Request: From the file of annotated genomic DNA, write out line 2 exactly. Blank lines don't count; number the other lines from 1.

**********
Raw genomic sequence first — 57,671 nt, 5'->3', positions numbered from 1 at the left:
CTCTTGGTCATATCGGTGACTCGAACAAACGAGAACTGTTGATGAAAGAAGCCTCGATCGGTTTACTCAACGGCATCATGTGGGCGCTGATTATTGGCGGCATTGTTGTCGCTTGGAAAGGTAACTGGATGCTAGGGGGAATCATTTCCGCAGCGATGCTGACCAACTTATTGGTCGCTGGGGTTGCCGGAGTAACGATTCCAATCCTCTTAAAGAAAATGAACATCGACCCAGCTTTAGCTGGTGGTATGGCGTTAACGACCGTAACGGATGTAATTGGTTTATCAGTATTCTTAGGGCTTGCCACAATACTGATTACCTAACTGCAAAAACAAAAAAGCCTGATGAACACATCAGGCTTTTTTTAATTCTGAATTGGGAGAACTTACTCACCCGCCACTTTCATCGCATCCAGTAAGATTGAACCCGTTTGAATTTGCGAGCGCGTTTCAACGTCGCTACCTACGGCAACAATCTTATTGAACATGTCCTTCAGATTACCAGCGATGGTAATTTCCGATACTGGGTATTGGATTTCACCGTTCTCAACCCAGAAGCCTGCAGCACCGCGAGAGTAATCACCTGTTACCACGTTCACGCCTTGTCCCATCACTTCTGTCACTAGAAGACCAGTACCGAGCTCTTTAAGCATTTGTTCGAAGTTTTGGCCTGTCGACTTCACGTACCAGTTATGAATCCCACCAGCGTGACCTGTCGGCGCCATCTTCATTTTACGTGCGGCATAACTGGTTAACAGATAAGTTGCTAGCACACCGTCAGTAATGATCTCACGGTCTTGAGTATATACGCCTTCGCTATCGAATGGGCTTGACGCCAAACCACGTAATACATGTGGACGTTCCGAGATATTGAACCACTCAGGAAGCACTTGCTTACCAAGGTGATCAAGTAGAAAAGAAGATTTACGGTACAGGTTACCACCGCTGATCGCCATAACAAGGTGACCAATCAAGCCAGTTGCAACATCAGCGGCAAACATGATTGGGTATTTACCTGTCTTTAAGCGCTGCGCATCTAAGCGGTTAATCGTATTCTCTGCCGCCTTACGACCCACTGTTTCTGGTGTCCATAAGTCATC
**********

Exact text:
CTCTTGGTCATATCGGTGACTCGAACAAACGAGAACTGTTGATGAAAGAAGCCTCGATCGGTTTACTCAACGGCATCATGTGGGCGCTGATTATTGGCGGCATTGTTGTCGCTTGGAAAGGTAACTGGATGCTAGGGGGAATCATTTCCGCAGCGATGCTGACCAACTTATTGGTCGCTGGGGTTGCCGGAGTAACGATTCCAATCCTCTTAAAGAAAATGAACATCGACCCAGCTTTAGCTGGTGGTATGGCGTTAACGACCGTAACGGATGTAATTGGTTTATCAGTATTCTTAGGGCTTGCCACAATACTGATTACCTAACTGCAAAAACAAAAAAGCCTGATGAACACATCAGGCTTTTTTTAATTCTGAATTGGGAGAACTTACTCACCCGCCACTTTCATCGCATCCAGTAAGATTGAACCCGTTTGAATTTGCGAGCGCGTTTCAACGTCGCTACCTACGGCAACAATCTTATTGAACATGTCCTTCAGATTACCAGCGATGGTAATTTCCGATACTGGGTATTGGATTTCACCGTTCTCAACCCAGAAGCCTGCAGCACCGCGAGAGTAATCACCTGTTACCACGTTCACGCCTTGTCCCATCACTTCTGTCACTAGAAGACCAGTACCGAGCTCTTTAAGCATTTGTTCGAAGTTTTGGCCTGTCGACTTCACGTACCAGTTATGAATCCCACCAGCGTGACCTGTCGGCGCCATCTTCATTTTACGTGCGGCATAACTGGTTAACAGATAAGTTGCTAGCACACCGTCAGTAATGATCTCACGGTCTTGAGTATATACGCCTTCGCTATCGAATGGGCTTGACGCCAAACCACGTAATACATGTGGACGTTCCGAGATATTGAACCACTCAGGAAGCACTTGCTTACCAAGGTGATCAAGTAGAAAAGAAGATTTACGGTACAGGTTACCACCGCTGATCGCCATAACAAGGTGACCAATCAAGCCAGTTGCAACATCAGCGGCAAACATGATTGGGTATTTACCTGTCTTTAAGCGCTGCGCATCTAAGCGGTTAATCGTATTCTCTGCCGCCTTACGACCCACTGTTTCTGGTGTCCATAAGTCATC